A meme (an idea based on evolutionary theory) is any idea, belief, concept or behavior that spreads and replicates in the culture. Memes replicate through, among other ways, the sharing of narratives, teaching, or posting on the Internet (think cat videos!). Memes are appealing because they play into a person’s experiences, and on some level people identify with them. This fact prompts a person to share the idea, and the most attractive memes spread virally. As a meme spreads, people often modify it to attract a broader audience.  The new recipients will in turn transform the meme again and replicate it, causing it to evolve (and the changes that fail cause that particular meme to die off). A meme’s appeal and its ability to meet our psychological needs – for instance, for political or social power – causes people to spread memes, not the truth or falsity of the meme.

    People can connect one meme with other memes to develop a complex set of ideas – an ideology – which we use to view the world. And, as scholar J.M. Balkin has observed, ideologies that spur us to action to subjugate the rights of others inevitably result in injustice. Memes can enable power plays, and those most invested in maintaining that power maintain the meme to this end, despite any oppression that might occur.

  • October 2, 2014
    Guest Post

    by Kareem U. Crayton, associate professor of law, the University of North Carolina School of Law

    Voting has been described by the Supreme Court as “preservative of other basic civil and political rights.” So when law and policy leave voting insecure, the core project of governance itself faces grave risk.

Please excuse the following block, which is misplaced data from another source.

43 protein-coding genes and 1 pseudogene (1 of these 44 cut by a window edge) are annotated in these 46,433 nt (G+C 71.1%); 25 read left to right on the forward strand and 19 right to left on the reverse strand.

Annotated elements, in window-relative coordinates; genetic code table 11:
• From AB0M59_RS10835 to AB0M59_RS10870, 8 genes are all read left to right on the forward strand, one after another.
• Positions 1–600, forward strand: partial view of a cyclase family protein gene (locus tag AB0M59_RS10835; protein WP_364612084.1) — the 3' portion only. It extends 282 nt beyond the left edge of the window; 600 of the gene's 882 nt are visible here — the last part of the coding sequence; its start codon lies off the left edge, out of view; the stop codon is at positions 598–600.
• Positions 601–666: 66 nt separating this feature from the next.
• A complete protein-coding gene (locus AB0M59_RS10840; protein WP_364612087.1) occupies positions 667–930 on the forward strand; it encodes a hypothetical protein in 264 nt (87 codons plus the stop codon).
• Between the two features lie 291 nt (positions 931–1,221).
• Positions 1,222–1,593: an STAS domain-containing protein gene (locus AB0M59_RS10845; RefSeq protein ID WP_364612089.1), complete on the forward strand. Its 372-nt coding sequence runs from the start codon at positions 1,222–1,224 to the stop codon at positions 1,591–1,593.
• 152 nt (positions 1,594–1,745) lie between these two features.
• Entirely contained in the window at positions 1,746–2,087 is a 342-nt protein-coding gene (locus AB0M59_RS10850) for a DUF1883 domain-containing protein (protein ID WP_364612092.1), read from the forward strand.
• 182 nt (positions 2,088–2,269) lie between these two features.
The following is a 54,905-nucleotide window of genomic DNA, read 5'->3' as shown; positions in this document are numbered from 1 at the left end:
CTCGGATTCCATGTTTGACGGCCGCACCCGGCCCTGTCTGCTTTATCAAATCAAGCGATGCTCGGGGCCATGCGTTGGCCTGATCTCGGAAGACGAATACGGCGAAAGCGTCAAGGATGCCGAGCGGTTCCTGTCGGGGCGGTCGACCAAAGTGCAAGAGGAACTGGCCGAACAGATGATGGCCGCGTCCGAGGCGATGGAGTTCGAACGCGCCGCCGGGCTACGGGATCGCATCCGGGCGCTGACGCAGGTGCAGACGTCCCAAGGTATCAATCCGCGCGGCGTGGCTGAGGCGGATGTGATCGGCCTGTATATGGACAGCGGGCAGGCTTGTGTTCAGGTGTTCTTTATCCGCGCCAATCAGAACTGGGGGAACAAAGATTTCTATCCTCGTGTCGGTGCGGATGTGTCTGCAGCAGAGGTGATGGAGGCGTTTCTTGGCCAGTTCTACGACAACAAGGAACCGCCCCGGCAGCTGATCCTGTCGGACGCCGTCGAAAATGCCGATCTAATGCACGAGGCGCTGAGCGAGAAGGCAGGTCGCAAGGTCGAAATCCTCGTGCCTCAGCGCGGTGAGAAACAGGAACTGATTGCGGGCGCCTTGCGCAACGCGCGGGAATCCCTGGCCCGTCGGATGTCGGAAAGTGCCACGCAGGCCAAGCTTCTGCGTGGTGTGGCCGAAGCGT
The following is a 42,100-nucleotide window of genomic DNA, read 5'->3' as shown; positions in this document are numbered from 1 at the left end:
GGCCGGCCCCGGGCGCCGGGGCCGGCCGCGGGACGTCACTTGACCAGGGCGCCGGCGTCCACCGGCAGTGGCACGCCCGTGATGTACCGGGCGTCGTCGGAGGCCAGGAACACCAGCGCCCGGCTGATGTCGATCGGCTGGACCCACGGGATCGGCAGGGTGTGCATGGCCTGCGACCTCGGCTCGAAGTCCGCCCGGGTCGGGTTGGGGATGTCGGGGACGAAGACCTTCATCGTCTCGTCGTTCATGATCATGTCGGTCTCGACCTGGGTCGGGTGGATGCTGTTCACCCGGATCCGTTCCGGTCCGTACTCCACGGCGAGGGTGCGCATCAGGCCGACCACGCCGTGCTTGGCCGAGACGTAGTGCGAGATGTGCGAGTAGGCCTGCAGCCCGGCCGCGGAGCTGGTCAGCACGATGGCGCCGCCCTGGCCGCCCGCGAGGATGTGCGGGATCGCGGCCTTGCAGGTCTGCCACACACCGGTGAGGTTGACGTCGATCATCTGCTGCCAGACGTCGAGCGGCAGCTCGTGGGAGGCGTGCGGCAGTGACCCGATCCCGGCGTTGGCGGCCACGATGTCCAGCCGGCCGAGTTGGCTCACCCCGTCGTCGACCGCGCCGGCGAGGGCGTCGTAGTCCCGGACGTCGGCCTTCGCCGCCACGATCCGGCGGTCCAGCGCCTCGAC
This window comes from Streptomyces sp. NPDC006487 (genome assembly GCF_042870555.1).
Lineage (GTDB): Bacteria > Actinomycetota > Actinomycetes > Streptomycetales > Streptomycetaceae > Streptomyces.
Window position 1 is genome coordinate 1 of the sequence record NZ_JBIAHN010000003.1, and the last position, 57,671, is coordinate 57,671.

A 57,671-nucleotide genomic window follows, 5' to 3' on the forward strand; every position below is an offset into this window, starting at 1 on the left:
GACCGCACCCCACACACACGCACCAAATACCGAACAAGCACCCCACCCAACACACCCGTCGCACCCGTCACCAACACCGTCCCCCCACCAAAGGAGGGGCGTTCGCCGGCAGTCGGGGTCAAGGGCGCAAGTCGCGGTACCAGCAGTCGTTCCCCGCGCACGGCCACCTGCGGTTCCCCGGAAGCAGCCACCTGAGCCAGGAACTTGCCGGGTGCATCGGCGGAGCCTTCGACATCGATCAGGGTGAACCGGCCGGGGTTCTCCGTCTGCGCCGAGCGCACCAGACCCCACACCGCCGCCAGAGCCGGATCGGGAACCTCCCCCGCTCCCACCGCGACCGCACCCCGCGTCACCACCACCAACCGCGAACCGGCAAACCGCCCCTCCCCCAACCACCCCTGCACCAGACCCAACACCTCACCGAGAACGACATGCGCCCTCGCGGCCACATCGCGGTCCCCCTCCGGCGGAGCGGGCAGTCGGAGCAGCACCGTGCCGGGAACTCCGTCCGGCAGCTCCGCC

During oral arguments preceding the June 2013 decision to invalidate a key feature of the Voting Rights Act in Shelby County v. Holder, Justice Anthony Kennedy dismissed concerns that voting would become less secure for racial minorities. Even absent Section 5’s preclearance oversight for states with egregious histories of discrimination, Kennedy asserted, Section 2 of the law would allow citizens to use traditional litigation to block discriminatory laws. A year into the post-Shelby County era, we have initial evidence of how this litigation has fared in practice.

    One test of Section 2 is playing out in North Carolina, where this week the 4th Circuit Court of Appeals ruled in favor of the North Carolina NAACP and allied groups in their challenge of a state law that is widely recognized as the nation’s most restrictive. The Court’s decision ordered a preliminary injunction for two provisions of the law – the elimination of same-day registration, and the prohibition of out-of-precinct ballots from being counted. The decision means that these rules will not apply in the November election, contrary to an earlier decision by a U.S. District Court to deny this preliminary injunction. A full trial regarding the merits of the law will go to court next July.

    According to the 4th Circuit, “The district court got the law plainly wrong in several crucial respects" in assessing whether North Carolina’s measure, known as H.B. 589, was likely in violation of Section 2. They continued, "When the applicable law is properly understood and applied to the facts as the district court portrayed them, it becomes clear that the district court abused its discretion in denying plaintiffs a preliminary injunction and not preventing certain provisions of House Bill 589 from taking effect while the parties fight over the bill's legality."

    North Carolina’s H.B. 589 enacts multiple changes to the state’s election system. It eliminates same-day voter registration, prohibits out-of-precinct ballots from being counted, shortens the early voting period by a week, eliminates a successful pre-registration program for 16- and 17-year-olds, prohibits counties from extending Election Day poll hours to account extraordinary circumstances (such as long lines), permits poll observers to challenge voters, and implements a strict photo ID requirement.